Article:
Introduction to ControlLogix Self-Running Timers
ControlLogix Self-Running Timers will generate a pulse. Basically, we can use this pulse to trigger other instructions, such as Messaging, and Bit Shift Registers. Another way to use self-running timers is to create a watchdog. In this case, the timer will generate an alternating high or low signal. Another processor can look at this signal to verify that our processor is still executing logic. In this section, we’ll discuss different configurations for these self-running timers.
Classic Self-Running Timer
First of all, we have the classic self-running timer. Typically, we will use this type of timer to trigger special instructions. For example, we could trigger the Message Instruction (MSG), Bit Shift Instructions (BSL, BSR), or File Arithmetic Logic (FAL).
At first, the DONE (DN) bit is LOW (0). Therefore, the timer will begin to run. Once the timer reaches the preset, the DN bit goes true. After that, the timer shuts off, and resets. In other words, the run goes false. Once the rung goes false, the DN bit returns to zero. This causes the timer to restart again.
In effect, the DN bit goes true for one scan. We can use this DN bit to pulse other instructions.
The watchdog timer works similar to the classic self-running timer. The exception is that we trigger a bit using the accumulated value. In this case, we reset the timer every 2 seconds. We’ll use a GRT or LES instruction to trigger our watchdog bit. The watchdog bit will be true for one second, and false for once second. Our process repeats infinitely.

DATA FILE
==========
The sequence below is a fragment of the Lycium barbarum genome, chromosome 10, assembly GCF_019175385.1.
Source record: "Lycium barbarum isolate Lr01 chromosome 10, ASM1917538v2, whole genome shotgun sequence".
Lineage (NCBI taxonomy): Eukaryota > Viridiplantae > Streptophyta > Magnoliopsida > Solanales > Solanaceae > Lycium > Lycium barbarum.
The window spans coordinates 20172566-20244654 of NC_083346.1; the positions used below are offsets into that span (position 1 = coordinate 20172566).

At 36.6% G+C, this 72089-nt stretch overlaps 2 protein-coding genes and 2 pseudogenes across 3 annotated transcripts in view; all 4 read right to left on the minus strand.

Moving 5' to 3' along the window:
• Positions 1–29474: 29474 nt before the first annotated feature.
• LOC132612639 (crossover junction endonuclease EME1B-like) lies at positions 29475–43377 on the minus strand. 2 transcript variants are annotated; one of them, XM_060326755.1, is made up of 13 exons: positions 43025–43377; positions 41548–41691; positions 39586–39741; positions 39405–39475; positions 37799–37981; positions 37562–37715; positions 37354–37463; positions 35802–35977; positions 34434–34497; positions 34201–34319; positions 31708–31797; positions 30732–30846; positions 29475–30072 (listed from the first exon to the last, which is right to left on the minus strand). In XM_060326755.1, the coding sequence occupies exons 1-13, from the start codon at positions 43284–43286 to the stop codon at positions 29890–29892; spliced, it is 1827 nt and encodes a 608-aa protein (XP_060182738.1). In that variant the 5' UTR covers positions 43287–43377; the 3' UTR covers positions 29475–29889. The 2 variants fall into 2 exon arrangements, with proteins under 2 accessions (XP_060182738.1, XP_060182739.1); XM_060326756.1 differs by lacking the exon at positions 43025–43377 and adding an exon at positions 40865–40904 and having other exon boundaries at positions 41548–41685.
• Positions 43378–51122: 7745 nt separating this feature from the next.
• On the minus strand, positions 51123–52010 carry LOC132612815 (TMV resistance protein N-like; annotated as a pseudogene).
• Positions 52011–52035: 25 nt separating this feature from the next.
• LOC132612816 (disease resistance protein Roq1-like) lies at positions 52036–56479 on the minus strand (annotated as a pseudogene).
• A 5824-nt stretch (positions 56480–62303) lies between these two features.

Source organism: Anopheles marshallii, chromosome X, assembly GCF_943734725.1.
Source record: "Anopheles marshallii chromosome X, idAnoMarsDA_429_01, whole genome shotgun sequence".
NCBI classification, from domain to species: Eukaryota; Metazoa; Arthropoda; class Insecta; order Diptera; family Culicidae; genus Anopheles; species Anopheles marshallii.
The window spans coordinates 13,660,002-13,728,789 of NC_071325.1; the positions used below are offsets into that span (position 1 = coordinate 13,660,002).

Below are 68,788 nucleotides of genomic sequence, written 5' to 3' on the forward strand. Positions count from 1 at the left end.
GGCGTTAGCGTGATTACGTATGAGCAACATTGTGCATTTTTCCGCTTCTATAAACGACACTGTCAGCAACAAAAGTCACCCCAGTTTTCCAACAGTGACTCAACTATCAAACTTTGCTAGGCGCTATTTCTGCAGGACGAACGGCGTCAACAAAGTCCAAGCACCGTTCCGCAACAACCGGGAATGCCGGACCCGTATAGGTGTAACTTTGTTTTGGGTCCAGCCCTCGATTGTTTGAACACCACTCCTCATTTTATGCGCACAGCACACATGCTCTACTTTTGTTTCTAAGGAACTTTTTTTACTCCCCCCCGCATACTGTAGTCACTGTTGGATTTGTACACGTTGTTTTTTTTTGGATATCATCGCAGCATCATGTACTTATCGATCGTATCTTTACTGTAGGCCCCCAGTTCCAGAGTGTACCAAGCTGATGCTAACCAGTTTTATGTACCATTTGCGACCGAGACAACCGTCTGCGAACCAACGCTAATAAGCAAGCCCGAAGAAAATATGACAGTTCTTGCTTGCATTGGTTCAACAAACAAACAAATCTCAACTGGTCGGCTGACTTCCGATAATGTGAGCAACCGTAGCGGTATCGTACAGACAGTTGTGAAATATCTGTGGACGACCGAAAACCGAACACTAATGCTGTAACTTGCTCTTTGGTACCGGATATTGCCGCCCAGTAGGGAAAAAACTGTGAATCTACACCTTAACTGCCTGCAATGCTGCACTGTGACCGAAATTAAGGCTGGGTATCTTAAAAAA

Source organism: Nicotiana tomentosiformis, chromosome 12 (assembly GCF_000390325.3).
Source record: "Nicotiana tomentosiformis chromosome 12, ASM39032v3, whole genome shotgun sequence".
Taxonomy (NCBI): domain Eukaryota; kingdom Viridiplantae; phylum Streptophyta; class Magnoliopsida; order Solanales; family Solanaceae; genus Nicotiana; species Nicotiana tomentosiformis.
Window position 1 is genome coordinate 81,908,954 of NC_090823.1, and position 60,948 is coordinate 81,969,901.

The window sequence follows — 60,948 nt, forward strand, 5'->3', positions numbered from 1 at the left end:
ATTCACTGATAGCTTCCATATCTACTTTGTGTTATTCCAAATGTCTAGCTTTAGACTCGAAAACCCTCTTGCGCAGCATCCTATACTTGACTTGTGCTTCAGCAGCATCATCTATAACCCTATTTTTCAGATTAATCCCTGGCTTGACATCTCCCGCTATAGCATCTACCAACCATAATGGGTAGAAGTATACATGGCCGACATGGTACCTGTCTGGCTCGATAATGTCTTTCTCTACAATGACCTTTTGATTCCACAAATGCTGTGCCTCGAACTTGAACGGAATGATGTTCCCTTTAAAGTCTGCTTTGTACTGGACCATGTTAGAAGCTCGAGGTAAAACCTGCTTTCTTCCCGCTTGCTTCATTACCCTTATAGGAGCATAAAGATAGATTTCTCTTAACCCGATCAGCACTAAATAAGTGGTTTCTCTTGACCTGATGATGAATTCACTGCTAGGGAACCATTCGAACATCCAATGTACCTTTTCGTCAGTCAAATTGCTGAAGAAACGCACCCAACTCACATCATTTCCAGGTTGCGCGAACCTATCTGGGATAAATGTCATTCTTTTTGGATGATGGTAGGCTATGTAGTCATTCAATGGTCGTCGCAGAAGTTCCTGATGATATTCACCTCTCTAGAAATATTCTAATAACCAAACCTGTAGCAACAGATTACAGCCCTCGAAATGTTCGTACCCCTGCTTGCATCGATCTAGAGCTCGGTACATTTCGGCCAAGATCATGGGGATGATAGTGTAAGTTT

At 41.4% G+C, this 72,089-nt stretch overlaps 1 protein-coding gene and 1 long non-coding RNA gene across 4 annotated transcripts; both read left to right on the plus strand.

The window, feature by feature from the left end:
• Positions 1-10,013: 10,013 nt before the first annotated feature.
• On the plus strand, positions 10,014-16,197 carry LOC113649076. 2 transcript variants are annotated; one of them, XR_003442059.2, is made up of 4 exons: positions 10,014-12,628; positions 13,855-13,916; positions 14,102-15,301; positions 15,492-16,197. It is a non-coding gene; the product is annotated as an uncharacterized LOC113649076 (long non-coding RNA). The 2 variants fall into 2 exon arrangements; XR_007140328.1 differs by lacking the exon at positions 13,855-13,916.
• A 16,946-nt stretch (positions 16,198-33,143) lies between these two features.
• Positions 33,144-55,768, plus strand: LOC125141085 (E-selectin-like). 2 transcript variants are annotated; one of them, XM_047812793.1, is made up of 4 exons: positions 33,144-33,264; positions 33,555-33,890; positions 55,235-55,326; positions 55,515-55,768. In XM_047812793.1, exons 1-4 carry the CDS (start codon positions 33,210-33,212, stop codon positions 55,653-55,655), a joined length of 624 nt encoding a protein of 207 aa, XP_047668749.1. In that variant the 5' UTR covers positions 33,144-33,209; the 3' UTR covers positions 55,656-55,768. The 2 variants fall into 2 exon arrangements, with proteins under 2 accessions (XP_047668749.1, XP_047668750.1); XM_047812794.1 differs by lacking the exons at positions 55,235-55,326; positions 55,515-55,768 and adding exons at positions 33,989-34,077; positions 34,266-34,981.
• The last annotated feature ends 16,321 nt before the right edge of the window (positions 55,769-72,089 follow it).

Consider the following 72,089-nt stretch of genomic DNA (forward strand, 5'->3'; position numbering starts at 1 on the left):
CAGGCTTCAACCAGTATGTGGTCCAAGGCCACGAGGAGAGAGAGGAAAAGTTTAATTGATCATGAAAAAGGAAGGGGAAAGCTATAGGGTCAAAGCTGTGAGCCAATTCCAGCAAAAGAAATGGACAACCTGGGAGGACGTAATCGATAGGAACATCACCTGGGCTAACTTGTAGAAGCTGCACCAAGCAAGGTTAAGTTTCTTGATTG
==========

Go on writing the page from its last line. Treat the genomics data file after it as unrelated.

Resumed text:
We can send this bit to an output module, where it goes to the input module of a supervisor system. At this point, the supervisor processor can monitor this bit to ensure that it’s changing.
Another method is to move this bit into a word that another processor is reading over the network. To transfer data between processors, you can use the Producer/Consumer Model, or the Message instruction.
Self Resetting Timer
From time to time, you will see a timer that uses the RESet instruction. The DN bit of the timer causes the timer to reset itself. Keep in mind that once the RES instruction goes true, the DN bit will clear. In other words, the DN bit does not go true for an entire processor scan. It’s important to realize the DN bit is only true between the time it goes true, and the time it resets. Any logic that triggers an instruction from this DN bit needs to be placed before the RES instruction in the scan cycle.
Staggered Trigger Timer
Occasionally, you will have instructions that you want to execute at the same interval, but not necessarily at the same time. In this case, we can stagger the point in time at which an instruction executes. If you use this method, realize that your scan time might be longer than 1ms. This means that if you trigger an instruction from the exact value of the accumulator, it might not always execute on time. For example, during one scan, the accumulator might be 498. During the next scan, the accumulated value could be 502. If an instruction is set to execute exactly when (and only when) the accumulator is at 500, we will miss it’s execution interval.
For this reason, it’s better to use the LIM instruction to define of range of values in which the instruction will execute.
First, we’ll start with a standard self-running timer.
Next, we simply stagger the execution intervals.
Summary of ControlLogix Self-Running Timers
In short, self-running timers are simply timers that reset themselves periodically. We can use the DN bit, or Accumulated value to trigger other instructions in our logic. Additionally, you can use this instruction to flash a warning light or horn, when an alarm condition is present. There are other configurations to make this happen, but these are the methods I’ve seen most often.
For more information, visit the ControlLogix Category Page!
— Ricky Bryce